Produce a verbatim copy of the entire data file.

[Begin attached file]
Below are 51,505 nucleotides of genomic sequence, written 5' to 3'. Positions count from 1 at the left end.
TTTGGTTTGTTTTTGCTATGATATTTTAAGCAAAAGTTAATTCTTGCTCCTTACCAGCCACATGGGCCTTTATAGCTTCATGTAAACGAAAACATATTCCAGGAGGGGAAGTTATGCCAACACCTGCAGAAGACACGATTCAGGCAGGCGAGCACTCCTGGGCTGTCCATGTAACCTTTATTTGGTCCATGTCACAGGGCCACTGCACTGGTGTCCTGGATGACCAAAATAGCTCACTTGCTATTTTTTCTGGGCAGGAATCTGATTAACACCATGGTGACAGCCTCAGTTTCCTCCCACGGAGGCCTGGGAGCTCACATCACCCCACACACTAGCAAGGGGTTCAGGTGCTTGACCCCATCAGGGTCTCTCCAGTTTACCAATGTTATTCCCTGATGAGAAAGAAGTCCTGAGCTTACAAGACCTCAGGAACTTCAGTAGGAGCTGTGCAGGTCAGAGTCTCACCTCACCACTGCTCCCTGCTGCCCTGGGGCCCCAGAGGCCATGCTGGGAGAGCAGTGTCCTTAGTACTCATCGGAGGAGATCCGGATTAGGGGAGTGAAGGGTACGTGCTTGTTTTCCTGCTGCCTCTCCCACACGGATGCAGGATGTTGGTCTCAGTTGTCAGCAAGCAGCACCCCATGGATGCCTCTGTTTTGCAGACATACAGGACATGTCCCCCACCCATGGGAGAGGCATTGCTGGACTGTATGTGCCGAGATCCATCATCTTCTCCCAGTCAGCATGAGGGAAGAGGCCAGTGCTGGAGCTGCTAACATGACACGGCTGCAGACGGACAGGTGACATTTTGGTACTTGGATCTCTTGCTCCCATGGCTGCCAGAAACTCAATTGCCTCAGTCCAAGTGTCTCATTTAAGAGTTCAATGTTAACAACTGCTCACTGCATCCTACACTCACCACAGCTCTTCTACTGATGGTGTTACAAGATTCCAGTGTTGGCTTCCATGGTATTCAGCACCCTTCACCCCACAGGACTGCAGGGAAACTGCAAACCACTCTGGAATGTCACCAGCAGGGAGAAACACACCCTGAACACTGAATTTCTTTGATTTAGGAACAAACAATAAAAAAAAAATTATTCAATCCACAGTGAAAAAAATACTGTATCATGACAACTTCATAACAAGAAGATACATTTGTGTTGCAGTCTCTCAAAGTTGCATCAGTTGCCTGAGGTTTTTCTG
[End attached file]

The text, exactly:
Below are 51,505 nucleotides of genomic sequence, written 5' to 3'. Positions count from 1 at the left end.
TTTGGTTTGTTTTTGCTATGATATTTTAAGCAAAAGTTAATTCTTGCTCCTTACCAGCCACATGGGCCTTTATAGCTTCATGTAAACGAAAACATATTCCAGGAGGGGAAGTTATGCCAACACCTGCAGAAGACACGATTCAGGCAGGCGAGCACTCCTGGGCTGTCCATGTAACCTTTATTTGGTCCATGTCACAGGGCCACTGCACTGGTGTCCTGGATGACCAAAATAGCTCACTTGCTATTTTTTCTGGGCAGGAATCTGATTAACACCATGGTGACAGCCTCAGTTTCCTCCCACGGAGGCCTGGGAGCTCACATCACCCCACACACTAGCAAGGGGTTCAGGTGCTTGACCCCATCAGGGTCTCTCCAGTTTACCAATGTTATTCCCTGATGAGAAAGAAGTCCTGAGCTTACAAGACCTCAGGAACTTCAGTAGGAGCTGTGCAGGTCAGAGTCTCACCTCACCACTGCTCCCTGCTGCCCTGGGGCCCCAGAGGCCATGCTGGGAGAGCAGTGTCCTTAGTACTCATCGGAGGAGATCCGGATTAGGGGAGTGAAGGGTACGTGCTTGTTTTCCTGCTGCCTCTCCCACACGGATGCAGGATGTTGGTCTCAGTTGTCAGCAAGCAGCACCCCATGGATGCCTCTGTTTTGCAGACATACAGGACATGTCCCCCACCCATGGGAGAGGCATTGCTGGACTGTATGTGCCGAGATCCATCATCTTCTCCCAGTCAGCATGAGGGAAGAGGCCAGTGCTGGAGCTGCTAACATGACACGGCTGCAGACGGACAGGTGACATTTTGGTACTTGGATCTCTTGCTCCCATGGCTGCCAGAAACTCAATTGCCTCAGTCCAAGTGTCTCATTTAAGAGTTCAATGTTAACAACTGCTCACTGCATCCTACACTCACCACAGCTCTTCTACTGATGGTGTTACAAGATTCCAGTGTTGGCTTCCATGGTATTCAGCACCCTTCACCCCACAGGACTGCAGGGAAACTGCAAACCACTCTGGAATGTCACCAGCAGGGAGAAACACACCCTGAACACTGAATTTCTTTGATTTAGGAACAAACAATAAAAAAAAAATTATTCAATCCACAGTGAAAAAAATACTGTATCATGACAACTTCATAACAAGAAGATACATTTGTGTTGCAGTCTCTCAAAGTTGCATCAGTTGCCTGAGGTTTTTCTG